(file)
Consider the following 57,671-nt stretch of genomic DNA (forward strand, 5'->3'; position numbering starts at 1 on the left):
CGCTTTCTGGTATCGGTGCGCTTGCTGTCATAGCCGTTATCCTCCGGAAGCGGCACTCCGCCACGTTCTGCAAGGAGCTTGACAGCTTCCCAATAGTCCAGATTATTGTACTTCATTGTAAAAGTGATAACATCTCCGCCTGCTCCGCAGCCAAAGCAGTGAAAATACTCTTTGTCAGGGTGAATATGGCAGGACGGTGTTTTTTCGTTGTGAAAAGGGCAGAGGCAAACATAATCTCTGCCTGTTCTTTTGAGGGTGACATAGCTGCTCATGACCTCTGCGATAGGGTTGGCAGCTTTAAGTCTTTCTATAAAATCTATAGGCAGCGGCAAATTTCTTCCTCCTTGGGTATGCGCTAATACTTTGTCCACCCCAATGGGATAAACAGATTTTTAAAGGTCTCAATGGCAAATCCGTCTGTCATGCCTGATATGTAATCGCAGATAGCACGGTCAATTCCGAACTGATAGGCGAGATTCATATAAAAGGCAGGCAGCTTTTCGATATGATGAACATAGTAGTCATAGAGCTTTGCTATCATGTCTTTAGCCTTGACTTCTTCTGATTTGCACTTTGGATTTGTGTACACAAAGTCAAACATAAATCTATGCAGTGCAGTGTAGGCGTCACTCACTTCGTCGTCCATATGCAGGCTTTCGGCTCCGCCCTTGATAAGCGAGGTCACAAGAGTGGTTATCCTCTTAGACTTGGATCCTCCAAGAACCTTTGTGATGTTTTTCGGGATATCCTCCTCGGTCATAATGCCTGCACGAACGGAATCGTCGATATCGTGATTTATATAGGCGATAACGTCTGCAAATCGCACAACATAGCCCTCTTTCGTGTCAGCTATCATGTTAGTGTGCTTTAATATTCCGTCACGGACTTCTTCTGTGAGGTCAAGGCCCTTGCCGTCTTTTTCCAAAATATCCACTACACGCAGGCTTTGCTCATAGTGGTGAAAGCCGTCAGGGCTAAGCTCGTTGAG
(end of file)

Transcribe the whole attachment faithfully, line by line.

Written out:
Consider the following 57,671-nt stretch of genomic DNA (forward strand, 5'->3'; position numbering starts at 1 on the left):
CGCTTTCTGGTATCGGTGCGCTTGCTGTCATAGCCGTTATCCTCCGGAAGCGGCACTCCGCCACGTTCTGCAAGGAGCTTGACAGCTTCCCAATAGTCCAGATTATTGTACTTCATTGTAAAAGTGATAACATCTCCGCCTGCTCCGCAGCCAAAGCAGTGAAAATACTCTTTGTCAGGGTGAATATGGCAGGACGGTGTTTTTTCGTTGTGAAAAGGGCAGAGGCAAACATAATCTCTGCCTGTTCTTTTGAGGGTGACATAGCTGCTCATGACCTCTGCGATAGGGTTGGCAGCTTTAAGTCTTTCTATAAAATCTATAGGCAGCGGCAAATTTCTTCCTCCTTGGGTATGCGCTAATACTTTGTCCACCCCAATGGGATAAACAGATTTTTAAAGGTCTCAATGGCAAATCCGTCTGTCATGCCTGATATGTAATCGCAGATAGCACGGTCAATTCCGAACTGATAGGCGAGATTCATATAAAAGGCAGGCAGCTTTTCGATATGATGAACATAGTAGTCATAGAGCTTTGCTATCATGTCTTTAGCCTTGACTTCTTCTGATTTGCACTTTGGATTTGTGTACACAAAGTCAAACATAAATCTATGCAGTGCAGTGTAGGCGTCACTCACTTCGTCGTCCATATGCAGGCTTTCGGCTCCGCCCTTGATAAGCGAGGTCACAAGAGTGGTTATCCTCTTAGACTTGGATCCTCCAAGAACCTTTGTGATGTTTTTCGGGATATCCTCCTCGGTCATAATGCCTGCACGAACGGAATCGTCGATATCGTGATTTATATAGGCGATAACGTCTGCAAATCGCACAACATAGCCCTCTTTCGTGTCAGCTATCATGTTAGTGTGCTTTAATATTCCGTCACGGACTTCTTCTGTGAGGTCAAGGCCCTTGCCGTCTTTTTCCAAAATATCCACTACACGCAGGCTTTGCTCATAGTGGTGAAAGCCGTCAGGGCTAAGCTCGTTGAG